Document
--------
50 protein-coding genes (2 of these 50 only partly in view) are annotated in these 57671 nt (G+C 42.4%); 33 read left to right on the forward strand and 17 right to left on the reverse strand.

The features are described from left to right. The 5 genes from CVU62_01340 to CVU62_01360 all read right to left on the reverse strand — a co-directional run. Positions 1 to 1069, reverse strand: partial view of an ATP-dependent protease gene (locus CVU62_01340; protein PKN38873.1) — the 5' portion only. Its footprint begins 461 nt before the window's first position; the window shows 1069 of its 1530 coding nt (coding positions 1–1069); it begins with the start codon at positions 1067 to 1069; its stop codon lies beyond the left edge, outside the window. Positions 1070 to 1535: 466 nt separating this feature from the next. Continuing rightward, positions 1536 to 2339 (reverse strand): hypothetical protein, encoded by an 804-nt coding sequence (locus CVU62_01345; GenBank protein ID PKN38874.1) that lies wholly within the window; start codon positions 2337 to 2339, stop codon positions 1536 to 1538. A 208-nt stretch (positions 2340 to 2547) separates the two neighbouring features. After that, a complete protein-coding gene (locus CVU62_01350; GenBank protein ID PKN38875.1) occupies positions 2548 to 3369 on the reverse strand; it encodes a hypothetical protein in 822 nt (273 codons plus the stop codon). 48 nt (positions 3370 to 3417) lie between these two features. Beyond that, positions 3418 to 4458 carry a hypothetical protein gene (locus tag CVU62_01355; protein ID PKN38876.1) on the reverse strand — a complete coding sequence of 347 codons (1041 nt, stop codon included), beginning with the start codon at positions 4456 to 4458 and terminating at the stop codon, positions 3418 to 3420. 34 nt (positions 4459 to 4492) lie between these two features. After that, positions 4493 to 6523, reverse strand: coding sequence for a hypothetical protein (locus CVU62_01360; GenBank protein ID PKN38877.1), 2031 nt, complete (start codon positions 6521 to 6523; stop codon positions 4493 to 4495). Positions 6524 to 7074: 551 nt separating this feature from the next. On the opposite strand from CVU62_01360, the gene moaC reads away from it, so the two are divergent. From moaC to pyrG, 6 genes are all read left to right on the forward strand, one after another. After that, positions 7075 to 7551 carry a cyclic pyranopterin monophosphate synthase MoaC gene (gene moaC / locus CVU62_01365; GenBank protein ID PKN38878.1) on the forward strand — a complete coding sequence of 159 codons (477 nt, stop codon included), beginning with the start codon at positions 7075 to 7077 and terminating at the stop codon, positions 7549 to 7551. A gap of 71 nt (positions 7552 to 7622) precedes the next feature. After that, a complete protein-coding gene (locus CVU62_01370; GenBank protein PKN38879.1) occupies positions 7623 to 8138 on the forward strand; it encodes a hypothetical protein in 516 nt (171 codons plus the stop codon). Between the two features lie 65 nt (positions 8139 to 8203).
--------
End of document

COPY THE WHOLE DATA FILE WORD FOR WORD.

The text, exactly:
50 protein-coding genes (2 of these 50 only partly in view) are annotated in these 57671 nt (G+C 42.4%); 33 read left to right on the forward strand and 17 right to left on the reverse strand.

The features are described from left to right. The 5 genes from CVU62_01340 to CVU62_01360 all read right to left on the reverse strand — a co-directional run. Positions 1 to 1069, reverse strand: partial view of an ATP-dependent protease gene (locus CVU62_01340; protein PKN38873.1) — the 5' portion only. Its footprint begins 461 nt before the window's first position; the window shows 1069 of its 1530 coding nt (coding positions 1–1069); it begins with the start codon at positions 1067 to 1069; its stop codon lies beyond the left edge, outside the window. Positions 1070 to 1535: 466 nt separating this feature from the next. Continuing rightward, positions 1536 to 2339 (reverse strand): hypothetical protein, encoded by an 804-nt coding sequence (locus CVU62_01345; GenBank protein ID PKN38874.1) that lies wholly within the window; start codon positions 2337 to 2339, stop codon positions 1536 to 1538. A 208-nt stretch (positions 2340 to 2547) separates the two neighbouring features. After that, a complete protein-coding gene (locus CVU62_01350; GenBank protein ID PKN38875.1) occupies positions 2548 to 3369 on the reverse strand; it encodes a hypothetical protein in 822 nt (273 codons plus the stop codon). 48 nt (positions 3370 to 3417) lie between these two features. Beyond that, positions 3418 to 4458 carry a hypothetical protein gene (locus tag CVU62_01355; protein ID PKN38876.1) on the reverse strand — a complete coding sequence of 347 codons (1041 nt, stop codon included), beginning with the start codon at positions 4456 to 4458 and terminating at the stop codon, positions 3418 to 3420. 34 nt (positions 4459 to 4492) lie between these two features. After that, positions 4493 to 6523, reverse strand: coding sequence for a hypothetical protein (locus CVU62_01360; GenBank protein ID PKN38877.1), 2031 nt, complete (start codon positions 6521 to 6523; stop codon positions 4493 to 4495). Positions 6524 to 7074: 551 nt separating this feature from the next. On the opposite strand from CVU62_01360, the gene moaC reads away from it, so the two are divergent. From moaC to pyrG, 6 genes are all read left to right on the forward strand, one after another. After that, positions 7075 to 7551 carry a cyclic pyranopterin monophosphate synthase MoaC gene (gene moaC / locus CVU62_01365; GenBank protein ID PKN38878.1) on the forward strand — a complete coding sequence of 159 codons (477 nt, stop codon included), beginning with the start codon at positions 7075 to 7077 and terminating at the stop codon, positions 7549 to 7551. A gap of 71 nt (positions 7552 to 7622) precedes the next feature. After that, a complete protein-coding gene (locus CVU62_01370; GenBank protein PKN38879.1) occupies positions 7623 to 8138 on the forward strand; it encodes a hypothetical protein in 516 nt (171 codons plus the stop codon). Between the two features lie 65 nt (positions 8139 to 8203).